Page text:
Ani Difranco is an artist that constantly surprises and puzzles me. I don't find her always accessible but I do love her uniqueness. Sort of like jazz, when I'm in the mood it's great, but sometimes it's not easy to digest. Which Side Are You On took me into the softer side of Difranco and then kicked me in the ass. I love love love this album! Difranco started playing live at the age of nine in Buffalo, New York (performing Beatles covers nonetheless!) In 1989 she started her own record company Righteous Records and has refused many offers to sell out to major labels. Why she is not as huge as Dave Matthews is a mystery to me because their sounds and approach to music are very similar. Folk art and pop with a rock twist, and with a message. I really wish there were more albums like this.

Remember that scene in the movie Garden State where Natilie Portman puts the headphones on Zack Braff and says; "This song will change your life" ? The song was New Slang and it was by The Shins.
I was blown away when I heard it. Very Simon and Garfunkel with a modern indie sound - I have been into them ever since. Yet another band that should be much more famous than they are. The little indie band that could. They continue to put our great material that has a way of saying what's right on the tip of our tongues, but we just can't find the way to express it. When you have a rough break up or a really horrible day The Shins will help you celebrate and deal with the emotions rather than making you feel worse. I suppose that's what all music should do.

Friday, March 9, 2012

2011: The Year That Music Got Better (Pt.3)

2011 was a strange year to say the least! For one thing - I actually agreed with The Grammys! Bon Iver as best new artist (even though he's not a new artist) and Adele took home six awards. I am not going to bother posting Adele in my best of 2011 because as you already know she's like BUTTA. And if you haven't heard Bon Iver PLEASE check him out. Okay so next, here are some Aaron pics you might have missed out on.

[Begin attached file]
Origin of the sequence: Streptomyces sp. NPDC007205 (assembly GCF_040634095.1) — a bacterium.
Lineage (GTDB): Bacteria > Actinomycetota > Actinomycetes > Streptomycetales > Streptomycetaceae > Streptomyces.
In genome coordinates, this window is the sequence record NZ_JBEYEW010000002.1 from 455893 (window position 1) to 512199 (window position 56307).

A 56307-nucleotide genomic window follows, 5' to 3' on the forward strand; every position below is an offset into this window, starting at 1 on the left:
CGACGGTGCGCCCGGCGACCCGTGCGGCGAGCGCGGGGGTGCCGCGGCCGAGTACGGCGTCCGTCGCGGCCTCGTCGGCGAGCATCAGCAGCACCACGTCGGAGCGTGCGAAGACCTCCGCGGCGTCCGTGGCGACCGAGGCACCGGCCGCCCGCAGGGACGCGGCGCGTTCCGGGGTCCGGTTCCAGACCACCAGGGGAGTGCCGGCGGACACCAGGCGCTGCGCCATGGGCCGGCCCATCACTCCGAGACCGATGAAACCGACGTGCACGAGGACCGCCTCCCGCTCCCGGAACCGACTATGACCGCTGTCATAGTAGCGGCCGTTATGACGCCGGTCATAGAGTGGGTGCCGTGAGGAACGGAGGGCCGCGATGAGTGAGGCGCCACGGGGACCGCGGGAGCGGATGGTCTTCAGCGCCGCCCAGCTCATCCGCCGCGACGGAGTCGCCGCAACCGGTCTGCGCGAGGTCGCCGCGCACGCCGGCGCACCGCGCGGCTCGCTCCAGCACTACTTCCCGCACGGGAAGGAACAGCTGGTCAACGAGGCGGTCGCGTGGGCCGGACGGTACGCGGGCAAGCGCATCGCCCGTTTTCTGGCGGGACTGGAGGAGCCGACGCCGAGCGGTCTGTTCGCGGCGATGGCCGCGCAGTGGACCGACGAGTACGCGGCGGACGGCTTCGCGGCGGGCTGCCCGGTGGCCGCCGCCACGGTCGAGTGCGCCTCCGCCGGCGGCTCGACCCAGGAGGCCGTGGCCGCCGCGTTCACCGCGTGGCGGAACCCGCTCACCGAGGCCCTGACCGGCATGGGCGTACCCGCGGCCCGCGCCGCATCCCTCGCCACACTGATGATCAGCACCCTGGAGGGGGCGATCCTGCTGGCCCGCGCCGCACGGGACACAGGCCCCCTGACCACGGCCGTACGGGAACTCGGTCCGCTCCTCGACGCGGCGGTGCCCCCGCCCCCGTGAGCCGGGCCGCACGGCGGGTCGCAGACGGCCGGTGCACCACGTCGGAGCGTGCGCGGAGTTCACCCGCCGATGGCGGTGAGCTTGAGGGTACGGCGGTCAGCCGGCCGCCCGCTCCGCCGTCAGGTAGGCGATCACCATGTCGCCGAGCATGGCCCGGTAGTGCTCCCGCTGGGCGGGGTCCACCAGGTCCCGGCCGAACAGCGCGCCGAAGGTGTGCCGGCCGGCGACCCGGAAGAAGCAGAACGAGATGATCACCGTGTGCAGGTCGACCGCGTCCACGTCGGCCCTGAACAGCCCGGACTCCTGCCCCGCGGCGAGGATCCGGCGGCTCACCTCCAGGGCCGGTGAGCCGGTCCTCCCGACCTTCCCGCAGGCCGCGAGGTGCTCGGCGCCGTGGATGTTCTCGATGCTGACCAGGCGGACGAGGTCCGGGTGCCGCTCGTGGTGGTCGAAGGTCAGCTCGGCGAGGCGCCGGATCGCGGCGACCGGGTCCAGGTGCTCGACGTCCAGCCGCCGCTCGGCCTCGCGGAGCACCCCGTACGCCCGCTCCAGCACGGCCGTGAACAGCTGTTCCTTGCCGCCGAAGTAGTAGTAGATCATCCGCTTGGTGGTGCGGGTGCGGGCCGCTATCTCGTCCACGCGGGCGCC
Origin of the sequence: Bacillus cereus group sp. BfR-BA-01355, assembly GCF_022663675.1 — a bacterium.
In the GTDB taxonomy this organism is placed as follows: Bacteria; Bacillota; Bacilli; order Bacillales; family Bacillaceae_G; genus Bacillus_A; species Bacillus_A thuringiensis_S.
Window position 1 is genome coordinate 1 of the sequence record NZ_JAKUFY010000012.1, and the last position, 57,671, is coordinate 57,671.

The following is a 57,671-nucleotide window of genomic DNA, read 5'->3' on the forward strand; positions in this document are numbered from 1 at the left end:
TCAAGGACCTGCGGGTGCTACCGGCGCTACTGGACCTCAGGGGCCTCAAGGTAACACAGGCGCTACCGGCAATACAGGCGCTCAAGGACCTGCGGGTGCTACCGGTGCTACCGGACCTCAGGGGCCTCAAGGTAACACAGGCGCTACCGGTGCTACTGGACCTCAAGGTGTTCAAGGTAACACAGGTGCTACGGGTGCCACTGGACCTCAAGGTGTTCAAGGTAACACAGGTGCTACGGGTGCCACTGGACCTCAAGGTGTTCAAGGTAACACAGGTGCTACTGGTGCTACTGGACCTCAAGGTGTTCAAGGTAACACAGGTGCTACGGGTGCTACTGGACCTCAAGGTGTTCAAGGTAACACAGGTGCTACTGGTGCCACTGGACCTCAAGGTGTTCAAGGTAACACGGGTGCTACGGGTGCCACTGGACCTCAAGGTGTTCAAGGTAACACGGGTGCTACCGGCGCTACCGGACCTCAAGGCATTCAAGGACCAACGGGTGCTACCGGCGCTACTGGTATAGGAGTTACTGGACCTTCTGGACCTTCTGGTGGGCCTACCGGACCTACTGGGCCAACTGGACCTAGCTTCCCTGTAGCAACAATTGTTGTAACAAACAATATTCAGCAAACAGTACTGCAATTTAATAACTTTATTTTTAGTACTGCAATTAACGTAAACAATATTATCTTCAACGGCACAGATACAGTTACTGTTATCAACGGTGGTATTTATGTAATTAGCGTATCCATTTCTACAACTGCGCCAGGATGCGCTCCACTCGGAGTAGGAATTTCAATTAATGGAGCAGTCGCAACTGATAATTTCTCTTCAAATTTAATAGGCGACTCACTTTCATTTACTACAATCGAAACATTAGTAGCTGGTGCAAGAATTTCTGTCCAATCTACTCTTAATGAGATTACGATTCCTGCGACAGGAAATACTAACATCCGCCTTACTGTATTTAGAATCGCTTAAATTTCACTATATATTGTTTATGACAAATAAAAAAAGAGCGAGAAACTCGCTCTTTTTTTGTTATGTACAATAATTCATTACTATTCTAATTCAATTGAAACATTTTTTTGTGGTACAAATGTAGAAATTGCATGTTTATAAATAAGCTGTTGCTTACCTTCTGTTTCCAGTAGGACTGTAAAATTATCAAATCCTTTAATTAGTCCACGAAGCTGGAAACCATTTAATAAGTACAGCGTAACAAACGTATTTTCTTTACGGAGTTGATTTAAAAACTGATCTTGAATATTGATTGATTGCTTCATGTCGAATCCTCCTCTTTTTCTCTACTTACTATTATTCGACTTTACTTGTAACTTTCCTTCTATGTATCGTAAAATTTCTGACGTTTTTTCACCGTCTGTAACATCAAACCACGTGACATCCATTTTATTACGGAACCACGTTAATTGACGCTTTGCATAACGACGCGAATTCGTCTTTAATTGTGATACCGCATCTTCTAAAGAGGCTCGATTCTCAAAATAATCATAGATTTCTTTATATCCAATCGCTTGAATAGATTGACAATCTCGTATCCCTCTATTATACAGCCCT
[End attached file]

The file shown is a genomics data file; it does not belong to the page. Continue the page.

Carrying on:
Old 97's: The Grand Theatre Vol. 2 These Texas boys have been going strong since the mid nineties and they haven't missed a beat.  Their blend of country-twang-rock-punk makes you want to dance and smash things and then kiss your girlfriend. Or if you're a girl, you probably want to go home with the lead singer. Lead singer/songwriter Rhett Miller also has an impressive solo catalog, he really can do no wrong musically. And when I say country twang I am referring to Johnny Cash not Toby Keith. I would say I'm surprised that Old 97's aren't huge by now but I'm not. They almost might be too good to be famous.

Beastie Boys: Hot Sauce Committee pt. 2  One of the year's best treats - The Beastie Boys came out with a new album! Beastie MCA(Adam Yauch )survived a battle with cancer, they are in their fourties, and what do they give us? A party CD. The Hot SauceCommittee pt. 2 is the most fun you will have with your speakers. Who else could provide lyrics such as; "Don't tell me nothin, don't tell me nada. Don't stop me now because I'm doing the lambada"? They could have gotten introspective, they could have gottten cynical, but it seems as though they just wanted to keep the party going. Though their medium is Hip Hop we get a grab bag of sounds and influences here.

Bright Eyes: The People's Key Conor Oberst started recording music at age fourteen with his father's four track recorder. He has been playing his guitar and singing live since thirteen. This guy is not one of those child prodigies that wails on the guitar with crazy squealing leads and wants to impress his audience, but rather, holds onto his acoustic guitar like a life raft and writes songs as if you are reading his diary. At 31 he recorded The People's Key with his band Bright Eyes (their ninth studio release). This album is incredible because Conor Oberst bridges the gap between deep music and something you actually want to keep on your play list. You don't have to listen to the lyrics but you're missing out if you don't.
Danger Mouse and Daniele Luppi: Rome Sometimes I have a hard time with mellow albums because it's challenging to find a chill cd that isn't depressing. I want to light incense and relax but I don't want to think about my ex or take emotional stock of my life. I don't want to meditate and go to Fern Gully either - I just want to chill. Rome was my go-to chill album of the year. Danger Mouse has established himself as one of the best producers of our time and he teamed up with Daniele Luppi, an Italian film composer. Together they came up with a fictional movie soundtrack that throws in songs with Norah Jones and Jack White(from The White Stripes) on vocals - it's freakin cool!

Monday, January 9, 2012

2011: The Year That Music Got Better! (Pt. 1)